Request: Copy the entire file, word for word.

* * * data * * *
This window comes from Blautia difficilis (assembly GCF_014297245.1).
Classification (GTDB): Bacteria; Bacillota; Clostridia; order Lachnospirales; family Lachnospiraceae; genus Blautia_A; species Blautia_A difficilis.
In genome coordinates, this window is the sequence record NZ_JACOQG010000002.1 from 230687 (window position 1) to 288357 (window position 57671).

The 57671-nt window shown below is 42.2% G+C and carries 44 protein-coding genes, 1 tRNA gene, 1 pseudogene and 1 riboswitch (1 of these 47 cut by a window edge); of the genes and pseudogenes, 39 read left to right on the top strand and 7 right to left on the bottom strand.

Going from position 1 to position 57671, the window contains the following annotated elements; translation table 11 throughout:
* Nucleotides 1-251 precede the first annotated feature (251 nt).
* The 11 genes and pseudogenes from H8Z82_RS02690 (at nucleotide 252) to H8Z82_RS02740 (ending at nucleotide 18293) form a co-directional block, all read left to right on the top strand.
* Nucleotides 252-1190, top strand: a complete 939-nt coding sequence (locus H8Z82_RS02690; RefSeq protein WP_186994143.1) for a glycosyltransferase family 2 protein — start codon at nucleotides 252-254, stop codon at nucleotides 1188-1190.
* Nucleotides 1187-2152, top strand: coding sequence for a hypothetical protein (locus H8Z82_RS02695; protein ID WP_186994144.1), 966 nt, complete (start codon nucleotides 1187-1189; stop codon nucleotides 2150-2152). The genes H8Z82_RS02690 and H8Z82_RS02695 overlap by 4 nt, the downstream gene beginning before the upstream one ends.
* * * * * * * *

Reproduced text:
This window comes from Blautia difficilis (assembly GCF_014297245.1).
Classification (GTDB): Bacteria; Bacillota; Clostridia; order Lachnospirales; family Lachnospiraceae; genus Blautia_A; species Blautia_A difficilis.
In genome coordinates, this window is the sequence record NZ_JACOQG010000002.1 from 230687 (window position 1) to 288357 (window position 57671).

The 57671-nt window shown below is 42.2% G+C and carries 44 protein-coding genes, 1 tRNA gene, 1 pseudogene and 1 riboswitch (1 of these 47 cut by a window edge); of the genes and pseudogenes, 39 read left to right on the top strand and 7 right to left on the bottom strand.

Going from position 1 to position 57671, the window contains the following annotated elements; translation table 11 throughout:
* Nucleotides 1-251 precede the first annotated feature (251 nt).
* The 11 genes and pseudogenes from H8Z82_RS02690 (at nucleotide 252) to H8Z82_RS02740 (ending at nucleotide 18293) form a co-directional block, all read left to right on the top strand.
* Nucleotides 252-1190, top strand: a complete 939-nt coding sequence (locus H8Z82_RS02690; RefSeq protein WP_186994143.1) for a glycosyltransferase family 2 protein — start codon at nucleotides 252-254, stop codon at nucleotides 1188-1190.
* Nucleotides 1187-2152, top strand: coding sequence for a hypothetical protein (locus H8Z82_RS02695; protein ID WP_186994144.1), 966 nt, complete (start codon nucleotides 1187-1189; stop codon nucleotides 2150-2152). The genes H8Z82_RS02690 and H8Z82_RS02695 overlap by 4 nt, the downstream gene beginning before the upstream one ends.